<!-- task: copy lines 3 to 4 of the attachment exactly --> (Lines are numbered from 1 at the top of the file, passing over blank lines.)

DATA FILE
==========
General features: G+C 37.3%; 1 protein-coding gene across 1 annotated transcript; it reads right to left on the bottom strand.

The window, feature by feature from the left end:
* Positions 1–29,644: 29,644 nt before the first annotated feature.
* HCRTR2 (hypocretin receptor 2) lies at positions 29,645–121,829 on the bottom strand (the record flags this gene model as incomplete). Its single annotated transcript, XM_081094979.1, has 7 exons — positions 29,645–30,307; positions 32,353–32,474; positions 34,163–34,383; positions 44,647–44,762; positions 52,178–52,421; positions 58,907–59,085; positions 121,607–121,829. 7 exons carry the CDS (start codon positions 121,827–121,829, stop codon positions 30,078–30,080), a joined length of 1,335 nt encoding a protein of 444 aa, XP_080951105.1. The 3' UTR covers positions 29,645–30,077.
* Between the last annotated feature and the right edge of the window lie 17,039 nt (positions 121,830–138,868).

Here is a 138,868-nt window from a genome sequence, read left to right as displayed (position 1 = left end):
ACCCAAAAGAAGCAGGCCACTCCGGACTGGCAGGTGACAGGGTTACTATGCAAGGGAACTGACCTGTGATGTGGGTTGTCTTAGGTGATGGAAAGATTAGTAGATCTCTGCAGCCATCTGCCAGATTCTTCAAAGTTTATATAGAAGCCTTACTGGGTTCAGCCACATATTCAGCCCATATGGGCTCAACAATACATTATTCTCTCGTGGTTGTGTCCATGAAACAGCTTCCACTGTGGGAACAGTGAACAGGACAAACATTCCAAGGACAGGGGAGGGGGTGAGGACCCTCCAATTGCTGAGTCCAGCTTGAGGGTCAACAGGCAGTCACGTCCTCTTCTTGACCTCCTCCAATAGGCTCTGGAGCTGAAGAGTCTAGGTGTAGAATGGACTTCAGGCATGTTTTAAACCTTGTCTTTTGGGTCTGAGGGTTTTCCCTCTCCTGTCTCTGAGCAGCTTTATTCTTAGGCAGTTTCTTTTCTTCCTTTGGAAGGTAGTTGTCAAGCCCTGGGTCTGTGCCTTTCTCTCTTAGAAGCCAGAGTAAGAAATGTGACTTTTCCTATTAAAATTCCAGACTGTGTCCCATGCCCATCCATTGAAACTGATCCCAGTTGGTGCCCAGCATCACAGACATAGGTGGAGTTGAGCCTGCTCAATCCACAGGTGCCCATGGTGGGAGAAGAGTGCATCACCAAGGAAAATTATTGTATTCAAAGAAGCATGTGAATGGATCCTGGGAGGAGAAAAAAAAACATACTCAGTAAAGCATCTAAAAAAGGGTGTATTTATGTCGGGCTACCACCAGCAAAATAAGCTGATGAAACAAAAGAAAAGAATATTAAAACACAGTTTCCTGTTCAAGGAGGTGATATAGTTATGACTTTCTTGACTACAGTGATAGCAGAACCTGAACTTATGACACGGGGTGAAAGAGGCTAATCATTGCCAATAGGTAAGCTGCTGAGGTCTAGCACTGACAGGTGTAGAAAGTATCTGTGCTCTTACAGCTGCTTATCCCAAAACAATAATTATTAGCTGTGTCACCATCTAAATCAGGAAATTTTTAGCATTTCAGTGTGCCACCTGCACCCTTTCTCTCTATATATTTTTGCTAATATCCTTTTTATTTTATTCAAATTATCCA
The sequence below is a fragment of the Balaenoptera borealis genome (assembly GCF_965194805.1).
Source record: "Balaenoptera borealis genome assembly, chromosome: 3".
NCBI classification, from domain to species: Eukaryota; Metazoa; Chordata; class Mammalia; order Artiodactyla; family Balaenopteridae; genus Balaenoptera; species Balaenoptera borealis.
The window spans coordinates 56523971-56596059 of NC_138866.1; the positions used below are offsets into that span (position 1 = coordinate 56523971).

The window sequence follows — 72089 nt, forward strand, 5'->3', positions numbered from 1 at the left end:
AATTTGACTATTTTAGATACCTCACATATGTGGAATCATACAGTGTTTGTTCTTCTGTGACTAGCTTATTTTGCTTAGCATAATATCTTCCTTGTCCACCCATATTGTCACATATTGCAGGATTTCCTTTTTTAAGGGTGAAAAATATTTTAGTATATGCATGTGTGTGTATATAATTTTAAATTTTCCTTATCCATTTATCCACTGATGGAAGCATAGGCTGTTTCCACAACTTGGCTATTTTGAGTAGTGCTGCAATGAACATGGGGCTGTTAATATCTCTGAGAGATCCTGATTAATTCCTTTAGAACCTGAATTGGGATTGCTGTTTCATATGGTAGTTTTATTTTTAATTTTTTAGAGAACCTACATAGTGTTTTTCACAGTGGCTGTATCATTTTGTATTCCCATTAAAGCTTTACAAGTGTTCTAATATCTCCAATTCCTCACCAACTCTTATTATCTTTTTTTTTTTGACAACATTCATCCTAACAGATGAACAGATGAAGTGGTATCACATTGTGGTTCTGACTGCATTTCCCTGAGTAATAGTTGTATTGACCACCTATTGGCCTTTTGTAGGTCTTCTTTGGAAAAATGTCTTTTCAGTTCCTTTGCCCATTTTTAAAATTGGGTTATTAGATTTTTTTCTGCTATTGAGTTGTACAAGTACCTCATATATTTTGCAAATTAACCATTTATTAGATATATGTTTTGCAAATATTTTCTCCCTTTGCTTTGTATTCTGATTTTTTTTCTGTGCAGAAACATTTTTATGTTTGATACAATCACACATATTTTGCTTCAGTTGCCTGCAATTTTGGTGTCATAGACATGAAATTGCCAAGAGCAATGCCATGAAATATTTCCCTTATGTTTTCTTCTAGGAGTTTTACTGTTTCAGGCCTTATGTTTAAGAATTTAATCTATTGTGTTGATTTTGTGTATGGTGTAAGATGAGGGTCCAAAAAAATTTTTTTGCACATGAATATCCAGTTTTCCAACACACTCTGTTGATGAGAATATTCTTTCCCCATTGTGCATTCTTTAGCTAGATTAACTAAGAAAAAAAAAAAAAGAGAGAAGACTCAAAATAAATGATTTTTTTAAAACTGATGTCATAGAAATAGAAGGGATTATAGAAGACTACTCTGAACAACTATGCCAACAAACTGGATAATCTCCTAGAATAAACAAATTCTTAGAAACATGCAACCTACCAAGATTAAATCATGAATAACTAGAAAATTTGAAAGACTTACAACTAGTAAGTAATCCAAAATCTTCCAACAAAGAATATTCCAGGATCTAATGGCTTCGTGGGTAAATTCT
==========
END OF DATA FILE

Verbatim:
* Positions 1–29,644: 29,644 nt before the first annotated feature.
* HCRTR2 (hypocretin receptor 2) lies at positions 29,645–121,829 on the bottom strand (the record flags this gene model as incomplete). Its single annotated transcript, XM_081094979.1, has 7 exons — positions 29,645–30,307; positions 32,353–32,474; positions 34,163–34,383; positions 44,647–44,762; positions 52,178–52,421; positions 58,907–59,085; positions 121,607–121,829. 7 exons carry the CDS (start codon positions 121,827–121,829, stop codon positions 30,078–30,080), a joined length of 1,335 nt encoding a protein of 444 aa, XP_080951105.1. The 3' UTR covers positions 29,645–30,077.